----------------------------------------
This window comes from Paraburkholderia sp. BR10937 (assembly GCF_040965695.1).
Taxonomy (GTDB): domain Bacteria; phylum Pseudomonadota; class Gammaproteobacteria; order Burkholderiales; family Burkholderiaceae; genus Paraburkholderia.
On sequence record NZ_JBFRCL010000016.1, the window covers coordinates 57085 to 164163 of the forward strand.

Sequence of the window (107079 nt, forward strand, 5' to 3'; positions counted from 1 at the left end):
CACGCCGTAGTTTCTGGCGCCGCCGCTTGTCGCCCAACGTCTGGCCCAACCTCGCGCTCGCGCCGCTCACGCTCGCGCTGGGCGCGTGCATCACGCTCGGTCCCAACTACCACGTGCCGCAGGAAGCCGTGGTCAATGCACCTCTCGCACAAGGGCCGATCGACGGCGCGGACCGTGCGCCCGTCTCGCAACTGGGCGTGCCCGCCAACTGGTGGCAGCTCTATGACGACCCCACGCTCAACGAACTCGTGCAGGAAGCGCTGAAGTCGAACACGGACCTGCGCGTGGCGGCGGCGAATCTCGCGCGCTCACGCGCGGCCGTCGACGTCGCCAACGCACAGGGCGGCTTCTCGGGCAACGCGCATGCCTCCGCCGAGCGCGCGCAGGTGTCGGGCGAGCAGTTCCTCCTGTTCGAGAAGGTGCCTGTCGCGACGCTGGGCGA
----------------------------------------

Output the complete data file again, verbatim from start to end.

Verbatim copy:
This window comes from Paraburkholderia sp. BR10937 (assembly GCF_040965695.1).
Taxonomy (GTDB): domain Bacteria; phylum Pseudomonadota; class Gammaproteobacteria; order Burkholderiales; family Burkholderiaceae; genus Paraburkholderia.
On sequence record NZ_JBFRCL010000016.1, the window covers coordinates 57085 to 164163 of the forward strand.

Sequence of the window (107079 nt, forward strand, 5' to 3'; positions counted from 1 at the left end):
CACGCCGTAGTTTCTGGCGCCGCCGCTTGTCGCCCAACGTCTGGCCCAACCTCGCGCTCGCGCCGCTCACGCTCGCGCTGGGCGCGTGCATCACGCTCGGTCCCAACTACCACGTGCCGCAGGAAGCCGTGGTCAATGCACCTCTCGCACAAGGGCCGATCGACGGCGCGGACCGTGCGCCCGTCTCGCAACTGGGCGTGCCCGCCAACTGGTGGCAGCTCTATGACGACCCCACGCTCAACGAACTCGTGCAGGAAGCGCTGAAGTCGAACACGGACCTGCGCGTGGCGGCGGCGAATCTCGCGCGCTCACGCGCGGCCGTCGACGTCGCCAACGCACAGGGCGGCTTCTCGGGCAACGCGCATGCCTCCGCCGAGCGCGCGCAGGTGTCGGGCGAGCAGTTCCTCCTGTTCGAGAAGGTGCCTGTCGCGACGCTGGGCGA